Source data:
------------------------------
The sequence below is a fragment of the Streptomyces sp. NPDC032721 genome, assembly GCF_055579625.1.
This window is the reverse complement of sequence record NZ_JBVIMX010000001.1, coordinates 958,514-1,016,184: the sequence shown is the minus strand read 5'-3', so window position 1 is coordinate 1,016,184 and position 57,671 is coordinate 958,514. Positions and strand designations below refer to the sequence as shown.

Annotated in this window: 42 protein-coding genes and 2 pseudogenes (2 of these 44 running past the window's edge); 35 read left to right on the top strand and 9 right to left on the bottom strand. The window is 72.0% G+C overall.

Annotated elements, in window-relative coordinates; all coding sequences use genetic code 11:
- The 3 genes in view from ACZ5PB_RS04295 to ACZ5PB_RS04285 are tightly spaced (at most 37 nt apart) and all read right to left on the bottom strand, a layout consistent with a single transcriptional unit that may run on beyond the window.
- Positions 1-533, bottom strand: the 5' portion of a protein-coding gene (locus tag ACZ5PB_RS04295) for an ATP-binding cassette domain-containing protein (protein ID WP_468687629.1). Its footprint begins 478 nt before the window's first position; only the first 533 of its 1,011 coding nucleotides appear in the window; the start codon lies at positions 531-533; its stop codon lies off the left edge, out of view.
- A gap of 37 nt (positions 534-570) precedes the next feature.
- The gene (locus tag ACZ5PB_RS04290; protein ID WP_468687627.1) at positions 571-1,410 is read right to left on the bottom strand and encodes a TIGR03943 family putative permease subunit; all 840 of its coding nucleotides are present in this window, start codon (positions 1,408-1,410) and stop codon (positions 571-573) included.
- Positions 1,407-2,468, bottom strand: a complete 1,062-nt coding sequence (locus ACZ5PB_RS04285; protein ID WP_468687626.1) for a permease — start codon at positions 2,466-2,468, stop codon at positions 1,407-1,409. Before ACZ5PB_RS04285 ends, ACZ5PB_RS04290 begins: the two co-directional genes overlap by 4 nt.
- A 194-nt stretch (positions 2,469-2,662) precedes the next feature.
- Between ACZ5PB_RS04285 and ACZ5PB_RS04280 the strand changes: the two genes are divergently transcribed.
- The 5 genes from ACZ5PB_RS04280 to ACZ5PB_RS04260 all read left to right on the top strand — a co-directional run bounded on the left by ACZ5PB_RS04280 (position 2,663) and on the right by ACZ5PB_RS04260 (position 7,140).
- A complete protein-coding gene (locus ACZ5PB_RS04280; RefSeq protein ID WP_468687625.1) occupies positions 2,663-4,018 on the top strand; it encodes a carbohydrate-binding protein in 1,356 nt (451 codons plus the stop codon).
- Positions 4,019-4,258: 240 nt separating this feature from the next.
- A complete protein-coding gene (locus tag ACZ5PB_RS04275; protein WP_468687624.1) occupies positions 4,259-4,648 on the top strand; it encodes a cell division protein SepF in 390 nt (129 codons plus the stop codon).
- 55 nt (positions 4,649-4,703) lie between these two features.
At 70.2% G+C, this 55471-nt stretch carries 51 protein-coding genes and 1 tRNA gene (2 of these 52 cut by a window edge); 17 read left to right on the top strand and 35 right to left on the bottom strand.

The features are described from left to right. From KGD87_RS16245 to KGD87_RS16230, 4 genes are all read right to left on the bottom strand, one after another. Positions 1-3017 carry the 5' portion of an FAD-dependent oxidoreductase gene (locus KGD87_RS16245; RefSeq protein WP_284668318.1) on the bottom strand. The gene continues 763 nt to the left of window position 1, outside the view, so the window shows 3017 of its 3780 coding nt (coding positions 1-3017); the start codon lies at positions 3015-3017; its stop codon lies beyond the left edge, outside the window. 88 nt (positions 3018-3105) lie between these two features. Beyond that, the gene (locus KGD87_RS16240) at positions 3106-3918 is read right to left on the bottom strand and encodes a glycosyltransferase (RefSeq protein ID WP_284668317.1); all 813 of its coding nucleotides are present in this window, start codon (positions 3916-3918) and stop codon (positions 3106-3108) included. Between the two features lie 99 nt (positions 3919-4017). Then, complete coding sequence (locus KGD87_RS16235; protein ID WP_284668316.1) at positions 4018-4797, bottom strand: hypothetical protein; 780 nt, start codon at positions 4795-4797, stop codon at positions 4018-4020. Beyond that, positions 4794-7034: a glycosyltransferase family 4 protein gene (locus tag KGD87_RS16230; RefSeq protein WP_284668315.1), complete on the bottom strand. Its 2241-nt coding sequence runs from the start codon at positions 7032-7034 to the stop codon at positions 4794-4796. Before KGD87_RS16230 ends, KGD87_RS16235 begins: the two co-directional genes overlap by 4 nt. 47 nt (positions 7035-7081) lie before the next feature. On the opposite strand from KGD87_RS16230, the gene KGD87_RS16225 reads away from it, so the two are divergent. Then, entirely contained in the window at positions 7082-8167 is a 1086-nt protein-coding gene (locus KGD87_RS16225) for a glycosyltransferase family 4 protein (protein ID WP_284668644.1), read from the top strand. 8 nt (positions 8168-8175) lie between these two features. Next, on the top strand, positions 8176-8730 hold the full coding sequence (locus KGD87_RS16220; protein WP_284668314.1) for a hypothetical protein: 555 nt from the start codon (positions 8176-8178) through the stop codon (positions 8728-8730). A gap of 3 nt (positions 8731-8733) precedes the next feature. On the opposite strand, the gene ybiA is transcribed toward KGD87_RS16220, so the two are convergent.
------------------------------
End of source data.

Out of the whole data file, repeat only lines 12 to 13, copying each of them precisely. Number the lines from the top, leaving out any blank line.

- The 5 genes from ACZ5PB_RS04280 to ACZ5PB_RS04260 all read left to right on the top strand — a co-directional run bounded on the left by ACZ5PB_RS04280 (position 2,663) and on the right by ACZ5PB_RS04260 (position 7,140).
- A complete protein-coding gene (locus ACZ5PB_RS04280; RefSeq protein ID WP_468687625.1) occupies positions 2,663-4,018 on the top strand; it encodes a carbohydrate-binding protein in 1,356 nt (451 codons plus the stop codon).